phil-jenkinsPhil Jenkins returned to Ottawa from Liverpool in 1978, with an honours degree in Environmental Sciences and a Middle Years Teaching Certificate. He is a writer and performing musician. He has written over eight hundred columns on Ottawa’s story in the Ottawa Citizen since 1991, and four national bestsellers; Fields of VisionAn Acre of Time (an Ottawa history), River Song, and Beneath My Feet as well as three commissioned local histories; The Library BookOff the Shelf and A Better Heart. He teaches and lectures in writing and Ottawa history.

Gemill Bay, Almonte

Located on the banks of the Mississippi River, southwest of Ottawa, Almonte started out in the early 1800s as a mill town and textile centre. Today it is a thriving town that is as conscious of its heritage as it is in tune with the diversity of modern life. Almonte is home to a growing community of artists and folks from all walks of life who cherish the friendly atmosphere of a small town. Its cultural offerings include art galleries and other exhibits & festivals, an extensive library, live theatre, an independent book store, numerous fine restaurants, a variety of museums, and Almonte in Concert, an annual concert series broadcast nationally on CBC Radio.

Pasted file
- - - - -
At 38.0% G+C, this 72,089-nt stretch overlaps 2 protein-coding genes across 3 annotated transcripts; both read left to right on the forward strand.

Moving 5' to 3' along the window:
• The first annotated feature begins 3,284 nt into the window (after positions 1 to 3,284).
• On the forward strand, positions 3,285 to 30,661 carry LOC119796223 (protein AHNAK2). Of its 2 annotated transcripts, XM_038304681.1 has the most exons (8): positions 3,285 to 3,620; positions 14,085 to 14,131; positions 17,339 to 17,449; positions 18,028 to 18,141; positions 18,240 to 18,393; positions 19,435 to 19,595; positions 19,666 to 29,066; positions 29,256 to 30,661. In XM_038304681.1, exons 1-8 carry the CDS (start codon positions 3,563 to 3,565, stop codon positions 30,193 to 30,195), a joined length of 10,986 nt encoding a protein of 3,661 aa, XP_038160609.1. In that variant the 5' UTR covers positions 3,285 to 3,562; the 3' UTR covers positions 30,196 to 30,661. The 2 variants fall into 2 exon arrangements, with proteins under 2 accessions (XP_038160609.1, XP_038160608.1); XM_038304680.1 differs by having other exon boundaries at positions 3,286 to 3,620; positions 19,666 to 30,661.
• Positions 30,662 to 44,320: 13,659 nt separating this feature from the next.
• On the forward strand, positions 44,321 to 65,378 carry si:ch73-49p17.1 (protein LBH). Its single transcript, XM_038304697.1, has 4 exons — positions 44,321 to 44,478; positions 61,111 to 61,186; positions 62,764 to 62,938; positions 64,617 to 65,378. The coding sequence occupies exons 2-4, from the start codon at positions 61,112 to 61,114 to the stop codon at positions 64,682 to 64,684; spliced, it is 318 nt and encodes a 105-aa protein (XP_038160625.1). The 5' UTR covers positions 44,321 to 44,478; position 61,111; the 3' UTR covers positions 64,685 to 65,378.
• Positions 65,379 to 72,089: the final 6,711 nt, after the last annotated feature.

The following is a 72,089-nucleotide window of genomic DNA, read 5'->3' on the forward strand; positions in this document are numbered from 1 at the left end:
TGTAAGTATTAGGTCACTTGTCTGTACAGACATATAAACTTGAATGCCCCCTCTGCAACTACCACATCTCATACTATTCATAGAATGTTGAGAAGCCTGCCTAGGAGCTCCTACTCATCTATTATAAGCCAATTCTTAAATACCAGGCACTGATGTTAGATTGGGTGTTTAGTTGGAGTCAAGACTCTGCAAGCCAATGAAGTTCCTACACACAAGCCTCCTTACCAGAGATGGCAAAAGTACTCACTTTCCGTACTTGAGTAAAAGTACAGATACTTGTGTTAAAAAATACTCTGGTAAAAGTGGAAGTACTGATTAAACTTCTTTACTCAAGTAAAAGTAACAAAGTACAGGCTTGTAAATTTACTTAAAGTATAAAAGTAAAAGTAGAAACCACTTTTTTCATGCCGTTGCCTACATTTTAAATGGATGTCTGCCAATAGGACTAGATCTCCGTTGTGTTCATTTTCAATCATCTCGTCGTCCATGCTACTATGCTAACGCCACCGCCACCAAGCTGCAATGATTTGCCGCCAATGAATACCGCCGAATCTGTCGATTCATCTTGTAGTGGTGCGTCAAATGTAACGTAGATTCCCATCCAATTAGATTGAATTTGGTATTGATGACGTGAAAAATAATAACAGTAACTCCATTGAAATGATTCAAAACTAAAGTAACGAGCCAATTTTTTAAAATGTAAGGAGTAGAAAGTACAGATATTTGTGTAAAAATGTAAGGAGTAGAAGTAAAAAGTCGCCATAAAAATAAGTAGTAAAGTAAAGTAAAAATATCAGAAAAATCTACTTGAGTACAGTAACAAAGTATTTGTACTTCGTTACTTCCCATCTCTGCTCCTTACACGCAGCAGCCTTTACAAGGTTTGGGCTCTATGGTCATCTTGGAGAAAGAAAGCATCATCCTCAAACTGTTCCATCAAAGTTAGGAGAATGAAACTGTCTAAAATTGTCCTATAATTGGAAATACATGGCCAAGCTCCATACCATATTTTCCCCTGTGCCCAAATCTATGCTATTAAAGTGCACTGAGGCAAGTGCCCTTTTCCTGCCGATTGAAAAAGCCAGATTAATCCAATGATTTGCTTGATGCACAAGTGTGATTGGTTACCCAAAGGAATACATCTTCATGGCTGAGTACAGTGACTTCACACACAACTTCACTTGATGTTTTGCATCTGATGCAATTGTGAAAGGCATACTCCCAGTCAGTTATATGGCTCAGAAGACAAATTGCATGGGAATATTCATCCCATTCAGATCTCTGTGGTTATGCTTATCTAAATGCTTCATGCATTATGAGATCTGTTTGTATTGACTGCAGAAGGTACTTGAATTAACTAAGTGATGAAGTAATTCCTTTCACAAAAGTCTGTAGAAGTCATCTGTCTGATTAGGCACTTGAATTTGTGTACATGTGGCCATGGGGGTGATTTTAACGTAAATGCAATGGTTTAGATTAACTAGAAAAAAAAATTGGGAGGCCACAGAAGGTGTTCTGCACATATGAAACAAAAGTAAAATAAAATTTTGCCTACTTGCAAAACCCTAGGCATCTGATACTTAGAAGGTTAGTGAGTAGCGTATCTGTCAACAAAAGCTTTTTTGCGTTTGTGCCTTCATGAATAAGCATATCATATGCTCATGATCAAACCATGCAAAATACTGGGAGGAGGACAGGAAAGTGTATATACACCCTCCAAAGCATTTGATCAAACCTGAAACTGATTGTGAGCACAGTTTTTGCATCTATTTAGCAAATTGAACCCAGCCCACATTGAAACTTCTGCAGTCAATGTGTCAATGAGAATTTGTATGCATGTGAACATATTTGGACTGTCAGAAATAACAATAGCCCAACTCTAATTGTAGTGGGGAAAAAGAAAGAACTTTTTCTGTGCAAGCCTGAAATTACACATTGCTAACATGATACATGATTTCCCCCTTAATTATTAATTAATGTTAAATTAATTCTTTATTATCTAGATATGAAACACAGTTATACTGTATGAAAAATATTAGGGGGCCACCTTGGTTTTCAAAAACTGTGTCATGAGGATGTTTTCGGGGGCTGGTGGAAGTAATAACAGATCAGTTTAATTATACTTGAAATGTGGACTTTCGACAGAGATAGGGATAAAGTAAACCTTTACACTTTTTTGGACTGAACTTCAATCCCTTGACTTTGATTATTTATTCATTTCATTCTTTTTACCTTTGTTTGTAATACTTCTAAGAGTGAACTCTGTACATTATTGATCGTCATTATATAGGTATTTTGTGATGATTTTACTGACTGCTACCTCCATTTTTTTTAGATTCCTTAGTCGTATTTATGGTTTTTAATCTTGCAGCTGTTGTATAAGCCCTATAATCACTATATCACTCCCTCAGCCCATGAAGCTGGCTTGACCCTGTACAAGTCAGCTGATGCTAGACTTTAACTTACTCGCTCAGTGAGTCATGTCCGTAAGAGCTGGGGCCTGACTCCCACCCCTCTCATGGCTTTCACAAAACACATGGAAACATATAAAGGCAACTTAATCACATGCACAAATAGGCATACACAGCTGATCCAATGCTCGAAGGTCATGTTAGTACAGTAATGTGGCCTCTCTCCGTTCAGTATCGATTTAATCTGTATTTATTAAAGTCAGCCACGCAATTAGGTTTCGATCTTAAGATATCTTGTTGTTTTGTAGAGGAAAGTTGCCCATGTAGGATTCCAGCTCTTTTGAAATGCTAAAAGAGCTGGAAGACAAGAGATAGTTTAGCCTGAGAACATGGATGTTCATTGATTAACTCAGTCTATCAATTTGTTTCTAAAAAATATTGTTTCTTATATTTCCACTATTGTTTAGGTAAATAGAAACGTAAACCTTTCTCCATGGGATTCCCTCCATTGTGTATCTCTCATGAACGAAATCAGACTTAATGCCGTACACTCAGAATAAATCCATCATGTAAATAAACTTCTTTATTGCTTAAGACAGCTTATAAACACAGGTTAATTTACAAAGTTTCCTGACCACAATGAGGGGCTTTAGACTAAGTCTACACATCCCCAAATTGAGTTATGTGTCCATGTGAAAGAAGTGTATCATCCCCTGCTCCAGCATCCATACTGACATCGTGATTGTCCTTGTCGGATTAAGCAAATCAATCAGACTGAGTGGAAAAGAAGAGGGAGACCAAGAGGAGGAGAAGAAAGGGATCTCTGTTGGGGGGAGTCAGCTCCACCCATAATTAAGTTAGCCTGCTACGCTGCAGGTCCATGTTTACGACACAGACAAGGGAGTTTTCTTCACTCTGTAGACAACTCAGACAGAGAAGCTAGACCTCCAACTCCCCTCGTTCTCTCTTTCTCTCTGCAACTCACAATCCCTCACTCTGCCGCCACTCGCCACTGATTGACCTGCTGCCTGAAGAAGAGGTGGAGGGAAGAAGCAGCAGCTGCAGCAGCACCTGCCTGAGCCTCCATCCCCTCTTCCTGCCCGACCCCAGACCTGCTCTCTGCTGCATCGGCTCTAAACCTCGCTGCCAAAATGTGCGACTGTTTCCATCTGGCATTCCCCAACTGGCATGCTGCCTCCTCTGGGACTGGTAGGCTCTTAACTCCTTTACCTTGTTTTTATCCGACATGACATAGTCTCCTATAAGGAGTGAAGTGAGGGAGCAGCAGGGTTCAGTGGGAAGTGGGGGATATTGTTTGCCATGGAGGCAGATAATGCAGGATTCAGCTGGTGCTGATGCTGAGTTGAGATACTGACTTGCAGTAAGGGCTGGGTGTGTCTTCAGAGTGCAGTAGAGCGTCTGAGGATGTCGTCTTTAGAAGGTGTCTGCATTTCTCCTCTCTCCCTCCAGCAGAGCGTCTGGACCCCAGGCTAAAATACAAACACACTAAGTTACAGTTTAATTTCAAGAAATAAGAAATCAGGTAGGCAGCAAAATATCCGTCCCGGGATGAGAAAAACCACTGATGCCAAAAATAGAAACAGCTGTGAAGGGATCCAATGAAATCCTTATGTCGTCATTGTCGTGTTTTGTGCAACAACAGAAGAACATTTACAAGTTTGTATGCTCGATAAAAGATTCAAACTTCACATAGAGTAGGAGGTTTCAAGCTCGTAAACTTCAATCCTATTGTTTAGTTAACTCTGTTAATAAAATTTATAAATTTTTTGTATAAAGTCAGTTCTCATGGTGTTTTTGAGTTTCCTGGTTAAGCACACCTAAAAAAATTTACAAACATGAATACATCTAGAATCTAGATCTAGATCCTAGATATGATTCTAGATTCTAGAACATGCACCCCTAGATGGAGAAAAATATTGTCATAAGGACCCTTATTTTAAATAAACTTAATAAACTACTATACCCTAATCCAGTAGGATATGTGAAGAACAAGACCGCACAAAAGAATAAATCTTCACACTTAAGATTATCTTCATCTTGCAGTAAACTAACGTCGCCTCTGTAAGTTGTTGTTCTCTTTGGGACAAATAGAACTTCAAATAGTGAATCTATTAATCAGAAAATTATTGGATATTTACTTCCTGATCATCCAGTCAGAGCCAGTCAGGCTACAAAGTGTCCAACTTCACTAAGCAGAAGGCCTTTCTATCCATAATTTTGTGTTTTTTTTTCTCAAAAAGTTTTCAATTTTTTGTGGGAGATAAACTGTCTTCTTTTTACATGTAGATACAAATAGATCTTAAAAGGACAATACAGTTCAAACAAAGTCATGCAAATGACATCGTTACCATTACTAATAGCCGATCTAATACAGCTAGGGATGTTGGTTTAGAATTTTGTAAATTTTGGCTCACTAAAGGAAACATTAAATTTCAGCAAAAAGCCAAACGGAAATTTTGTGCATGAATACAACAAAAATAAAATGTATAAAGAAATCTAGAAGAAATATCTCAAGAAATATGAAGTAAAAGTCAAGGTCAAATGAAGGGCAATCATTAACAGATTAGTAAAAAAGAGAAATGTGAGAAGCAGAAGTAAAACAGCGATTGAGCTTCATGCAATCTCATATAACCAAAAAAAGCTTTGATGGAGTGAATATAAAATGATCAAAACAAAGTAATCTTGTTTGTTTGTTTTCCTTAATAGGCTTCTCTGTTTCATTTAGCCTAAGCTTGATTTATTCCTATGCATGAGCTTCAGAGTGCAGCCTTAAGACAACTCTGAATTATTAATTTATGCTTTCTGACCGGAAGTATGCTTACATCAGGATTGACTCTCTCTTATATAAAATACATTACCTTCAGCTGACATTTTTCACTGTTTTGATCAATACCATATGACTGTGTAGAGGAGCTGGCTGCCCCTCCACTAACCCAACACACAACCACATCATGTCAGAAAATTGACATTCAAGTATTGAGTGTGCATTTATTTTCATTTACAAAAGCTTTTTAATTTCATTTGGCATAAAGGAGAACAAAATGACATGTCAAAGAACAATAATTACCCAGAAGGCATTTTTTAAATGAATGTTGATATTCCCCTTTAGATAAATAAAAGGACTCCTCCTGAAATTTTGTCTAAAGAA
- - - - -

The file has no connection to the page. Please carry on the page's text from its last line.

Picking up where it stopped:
Early in 2004 a further star attraction was added to this mix: a lecture series that provides intellectual stimulation to the area’s residents on a wide range of subjects. The choice of lecture topics is somewhat eclectic. The series’ organizers seek out speakers who combine personality and presentational talent with acknowledged expertise in their chosen subject.

The Almonte Lectures series was the brainchild of a retired Chemistry Professor at Carleton University, Donald Wiles, who has been involved with a successful similar initiative at Carleton University. Don Wiles was also the series’ first speaker, in February 2004, presenting his lecture on the Chemistry of Colour.

Lectures are organized and arranged by Warren Thorngate, Glenda Jones and Mel Turner.

The lectures are normally on the last Friday of each month at 7:30 p.m. online on Zoom. Lectures are for about an hour, with extra time for questions and discussion.

The lectures are free, but to help meet expenses voluntary contributions are gratefully accepted.

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